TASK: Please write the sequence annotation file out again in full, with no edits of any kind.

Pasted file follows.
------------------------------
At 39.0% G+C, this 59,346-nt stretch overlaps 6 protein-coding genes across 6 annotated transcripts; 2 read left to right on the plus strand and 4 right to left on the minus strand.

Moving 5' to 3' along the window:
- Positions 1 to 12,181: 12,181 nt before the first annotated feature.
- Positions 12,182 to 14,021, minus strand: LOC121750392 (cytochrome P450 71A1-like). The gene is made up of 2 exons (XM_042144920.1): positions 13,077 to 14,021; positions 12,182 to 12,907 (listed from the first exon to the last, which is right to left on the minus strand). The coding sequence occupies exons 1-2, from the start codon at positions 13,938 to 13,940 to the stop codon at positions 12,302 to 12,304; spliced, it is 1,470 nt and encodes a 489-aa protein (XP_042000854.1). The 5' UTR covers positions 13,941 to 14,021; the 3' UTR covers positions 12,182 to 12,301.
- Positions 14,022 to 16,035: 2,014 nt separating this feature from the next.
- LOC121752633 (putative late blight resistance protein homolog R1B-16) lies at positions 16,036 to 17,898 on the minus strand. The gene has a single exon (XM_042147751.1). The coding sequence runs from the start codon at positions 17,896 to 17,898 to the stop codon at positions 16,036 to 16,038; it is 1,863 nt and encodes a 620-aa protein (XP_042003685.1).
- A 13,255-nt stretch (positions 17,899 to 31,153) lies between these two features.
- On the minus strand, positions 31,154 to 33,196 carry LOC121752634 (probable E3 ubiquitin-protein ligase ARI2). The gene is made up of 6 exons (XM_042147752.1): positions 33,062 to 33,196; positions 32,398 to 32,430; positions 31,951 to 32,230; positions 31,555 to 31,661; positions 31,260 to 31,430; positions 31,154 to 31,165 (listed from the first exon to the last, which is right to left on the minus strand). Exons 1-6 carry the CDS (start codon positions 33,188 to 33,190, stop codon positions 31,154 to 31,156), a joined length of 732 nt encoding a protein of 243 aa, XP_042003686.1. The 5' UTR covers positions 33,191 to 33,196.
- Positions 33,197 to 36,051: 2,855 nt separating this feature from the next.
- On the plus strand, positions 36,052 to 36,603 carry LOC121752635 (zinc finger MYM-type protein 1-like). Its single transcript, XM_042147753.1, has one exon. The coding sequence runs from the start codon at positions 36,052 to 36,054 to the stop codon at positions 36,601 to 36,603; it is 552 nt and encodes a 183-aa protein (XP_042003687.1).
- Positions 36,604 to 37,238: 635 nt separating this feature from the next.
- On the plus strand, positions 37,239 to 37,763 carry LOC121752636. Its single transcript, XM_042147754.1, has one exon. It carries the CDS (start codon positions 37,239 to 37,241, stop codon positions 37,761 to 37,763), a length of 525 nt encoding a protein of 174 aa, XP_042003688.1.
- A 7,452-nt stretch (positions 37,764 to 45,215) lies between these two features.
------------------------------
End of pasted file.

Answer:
At 39.0% G+C, this 59,346-nt stretch overlaps 6 protein-coding genes across 6 annotated transcripts; 2 read left to right on the plus strand and 4 right to left on the minus strand.

Moving 5' to 3' along the window:
- Positions 1 to 12,181: 12,181 nt before the first annotated feature.
- Positions 12,182 to 14,021, minus strand: LOC121750392 (cytochrome P450 71A1-like). The gene is made up of 2 exons (XM_042144920.1): positions 13,077 to 14,021; positions 12,182 to 12,907 (listed from the first exon to the last, which is right to left on the minus strand). The coding sequence occupies exons 1-2, from the start codon at positions 13,938 to 13,940 to the stop codon at positions 12,302 to 12,304; spliced, it is 1,470 nt and encodes a 489-aa protein (XP_042000854.1). The 5' UTR covers positions 13,941 to 14,021; the 3' UTR covers positions 12,182 to 12,301.
- Positions 14,022 to 16,035: 2,014 nt separating this feature from the next.
- LOC121752633 (putative late blight resistance protein homolog R1B-16) lies at positions 16,036 to 17,898 on the minus strand. The gene has a single exon (XM_042147751.1). The coding sequence runs from the start codon at positions 17,896 to 17,898 to the stop codon at positions 16,036 to 16,038; it is 1,863 nt and encodes a 620-aa protein (XP_042003685.1).
- A 13,255-nt stretch (positions 17,899 to 31,153) lies between these two features.
- On the minus strand, positions 31,154 to 33,196 carry LOC121752634 (probable E3 ubiquitin-protein ligase ARI2). The gene is made up of 6 exons (XM_042147752.1): positions 33,062 to 33,196; positions 32,398 to 32,430; positions 31,951 to 32,230; positions 31,555 to 31,661; positions 31,260 to 31,430; positions 31,154 to 31,165 (listed from the first exon to the last, which is right to left on the minus strand). Exons 1-6 carry the CDS (start codon positions 33,188 to 33,190, stop codon positions 31,154 to 31,156), a joined length of 732 nt encoding a protein of 243 aa, XP_042003686.1. The 5' UTR covers positions 33,191 to 33,196.
- Positions 33,197 to 36,051: 2,855 nt separating this feature from the next.
- On the plus strand, positions 36,052 to 36,603 carry LOC121752635 (zinc finger MYM-type protein 1-like). Its single transcript, XM_042147753.1, has one exon. The coding sequence runs from the start codon at positions 36,052 to 36,054 to the stop codon at positions 36,601 to 36,603; it is 552 nt and encodes a 183-aa protein (XP_042003687.1).
- Positions 36,604 to 37,238: 635 nt separating this feature from the next.
- On the plus strand, positions 37,239 to 37,763 carry LOC121752636. Its single transcript, XM_042147754.1, has one exon. It carries the CDS (start codon positions 37,239 to 37,241, stop codon positions 37,761 to 37,763), a length of 525 nt encoding a protein of 174 aa, XP_042003688.1.
- A 7,452-nt stretch (positions 37,764 to 45,215) lies between these two features.